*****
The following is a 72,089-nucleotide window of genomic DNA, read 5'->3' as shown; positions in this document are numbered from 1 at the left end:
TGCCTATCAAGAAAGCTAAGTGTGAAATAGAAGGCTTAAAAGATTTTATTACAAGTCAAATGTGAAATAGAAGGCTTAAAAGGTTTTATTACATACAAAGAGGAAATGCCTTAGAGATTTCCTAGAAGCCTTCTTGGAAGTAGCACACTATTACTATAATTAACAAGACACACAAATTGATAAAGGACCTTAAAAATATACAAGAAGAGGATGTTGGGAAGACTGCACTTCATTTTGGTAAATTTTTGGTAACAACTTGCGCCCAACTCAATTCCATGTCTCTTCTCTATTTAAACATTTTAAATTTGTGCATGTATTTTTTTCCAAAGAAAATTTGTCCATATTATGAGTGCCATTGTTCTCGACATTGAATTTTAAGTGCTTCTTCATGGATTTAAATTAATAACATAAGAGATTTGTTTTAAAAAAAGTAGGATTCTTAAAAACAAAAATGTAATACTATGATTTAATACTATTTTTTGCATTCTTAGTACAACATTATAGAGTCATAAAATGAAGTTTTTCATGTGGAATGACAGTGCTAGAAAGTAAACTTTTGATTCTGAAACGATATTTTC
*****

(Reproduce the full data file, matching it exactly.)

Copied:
The following is a 72,089-nucleotide window of genomic DNA, read 5'->3' as shown; positions in this document are numbered from 1 at the left end:
TGCCTATCAAGAAAGCTAAGTGTGAAATAGAAGGCTTAAAAGATTTTATTACAAGTCAAATGTGAAATAGAAGGCTTAAAAGGTTTTATTACATACAAAGAGGAAATGCCTTAGAGATTTCCTAGAAGCCTTCTTGGAAGTAGCACACTATTACTATAATTAACAAGACACACAAATTGATAAAGGACCTTAAAAATATACAAGAAGAGGATGTTGGGAAGACTGCACTTCATTTTGGTAAATTTTTGGTAACAACTTGCGCCCAACTCAATTCCATGTCTCTTCTCTATTTAAACATTTTAAATTTGTGCATGTATTTTTTTCCAAAGAAAATTTGTCCATATTATGAGTGCCATTGTTCTCGACATTGAATTTTAAGTGCTTCTTCATGGATTTAAATTAATAACATAAGAGATTTGTTTTAAAAAAAGTAGGATTCTTAAAAACAAAAATGTAATACTATGATTTAATACTATTTTTTGCATTCTTAGTACAACATTATAGAGTCATAAAATGAAGTTTTTCATGTGGAATGACAGTGCTAGAAAGTAAACTTTTGATTCTGAAACGATATTTTC